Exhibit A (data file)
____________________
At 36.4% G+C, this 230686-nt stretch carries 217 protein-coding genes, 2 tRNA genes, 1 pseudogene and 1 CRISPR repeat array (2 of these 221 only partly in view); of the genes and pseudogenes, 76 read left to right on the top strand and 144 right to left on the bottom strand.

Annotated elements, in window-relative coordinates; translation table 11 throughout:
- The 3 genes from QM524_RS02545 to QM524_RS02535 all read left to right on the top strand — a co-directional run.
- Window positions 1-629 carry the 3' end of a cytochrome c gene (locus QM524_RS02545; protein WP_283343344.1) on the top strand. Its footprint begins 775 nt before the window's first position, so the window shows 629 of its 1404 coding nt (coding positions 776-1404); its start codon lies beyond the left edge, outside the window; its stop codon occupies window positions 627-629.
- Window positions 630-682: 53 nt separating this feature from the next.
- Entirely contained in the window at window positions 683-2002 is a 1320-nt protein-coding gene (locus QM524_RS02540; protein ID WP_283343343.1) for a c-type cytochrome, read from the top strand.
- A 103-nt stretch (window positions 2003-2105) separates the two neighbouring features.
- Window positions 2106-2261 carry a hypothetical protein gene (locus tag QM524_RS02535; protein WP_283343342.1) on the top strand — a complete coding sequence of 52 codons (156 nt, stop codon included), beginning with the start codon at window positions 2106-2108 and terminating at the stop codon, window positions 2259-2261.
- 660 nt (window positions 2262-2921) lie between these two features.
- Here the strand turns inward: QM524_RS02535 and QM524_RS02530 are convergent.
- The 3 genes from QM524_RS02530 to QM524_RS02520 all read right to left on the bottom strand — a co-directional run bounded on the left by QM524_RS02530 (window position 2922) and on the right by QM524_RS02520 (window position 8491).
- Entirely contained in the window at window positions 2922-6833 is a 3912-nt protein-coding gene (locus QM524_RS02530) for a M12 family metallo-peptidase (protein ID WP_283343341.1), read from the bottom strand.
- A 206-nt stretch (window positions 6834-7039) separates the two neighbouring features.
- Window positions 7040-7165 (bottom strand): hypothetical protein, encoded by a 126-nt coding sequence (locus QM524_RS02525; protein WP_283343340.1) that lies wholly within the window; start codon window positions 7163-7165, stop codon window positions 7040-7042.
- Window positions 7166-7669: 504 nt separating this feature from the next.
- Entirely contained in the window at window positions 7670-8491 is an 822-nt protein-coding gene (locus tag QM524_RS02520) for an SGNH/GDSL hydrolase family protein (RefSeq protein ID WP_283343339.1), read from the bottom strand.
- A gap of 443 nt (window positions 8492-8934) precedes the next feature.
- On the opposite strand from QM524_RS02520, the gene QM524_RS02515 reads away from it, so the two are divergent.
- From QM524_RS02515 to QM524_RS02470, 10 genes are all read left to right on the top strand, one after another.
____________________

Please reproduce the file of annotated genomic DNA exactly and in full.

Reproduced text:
At 36.4% G+C, this 230686-nt stretch carries 217 protein-coding genes, 2 tRNA genes, 1 pseudogene and 1 CRISPR repeat array (2 of these 221 only partly in view); of the genes and pseudogenes, 76 read left to right on the top strand and 144 right to left on the bottom strand.

Annotated elements, in window-relative coordinates; translation table 11 throughout:
- The 3 genes from QM524_RS02545 to QM524_RS02535 all read left to right on the top strand — a co-directional run.
- Window positions 1-629 carry the 3' end of a cytochrome c gene (locus QM524_RS02545; protein WP_283343344.1) on the top strand. Its footprint begins 775 nt before the window's first position, so the window shows 629 of its 1404 coding nt (coding positions 776-1404); its start codon lies beyond the left edge, outside the window; its stop codon occupies window positions 627-629.
- Window positions 630-682: 53 nt separating this feature from the next.
- Entirely contained in the window at window positions 683-2002 is a 1320-nt protein-coding gene (locus QM524_RS02540; protein ID WP_283343343.1) for a c-type cytochrome, read from the top strand.
- A 103-nt stretch (window positions 2003-2105) separates the two neighbouring features.
- Window positions 2106-2261 carry a hypothetical protein gene (locus tag QM524_RS02535; protein WP_283343342.1) on the top strand — a complete coding sequence of 52 codons (156 nt, stop codon included), beginning with the start codon at window positions 2106-2108 and terminating at the stop codon, window positions 2259-2261.
- 660 nt (window positions 2262-2921) lie between these two features.
- Here the strand turns inward: QM524_RS02535 and QM524_RS02530 are convergent.
- The 3 genes from QM524_RS02530 to QM524_RS02520 all read right to left on the bottom strand — a co-directional run bounded on the left by QM524_RS02530 (window position 2922) and on the right by QM524_RS02520 (window position 8491).
- Entirely contained in the window at window positions 2922-6833 is a 3912-nt protein-coding gene (locus QM524_RS02530) for a M12 family metallo-peptidase (protein ID WP_283343341.1), read from the bottom strand.
- A 206-nt stretch (window positions 6834-7039) separates the two neighbouring features.
- Window positions 7040-7165 (bottom strand): hypothetical protein, encoded by a 126-nt coding sequence (locus QM524_RS02525; protein WP_283343340.1) that lies wholly within the window; start codon window positions 7163-7165, stop codon window positions 7040-7042.
- Window positions 7166-7669: 504 nt separating this feature from the next.
- Entirely contained in the window at window positions 7670-8491 is an 822-nt protein-coding gene (locus tag QM524_RS02520) for an SGNH/GDSL hydrolase family protein (RefSeq protein ID WP_283343339.1), read from the bottom strand.
- A gap of 443 nt (window positions 8492-8934) precedes the next feature.
- On the opposite strand from QM524_RS02520, the gene QM524_RS02515 reads away from it, so the two are divergent.
- From QM524_RS02515 to QM524_RS02470, 10 genes are all read left to right on the top strand, one after another.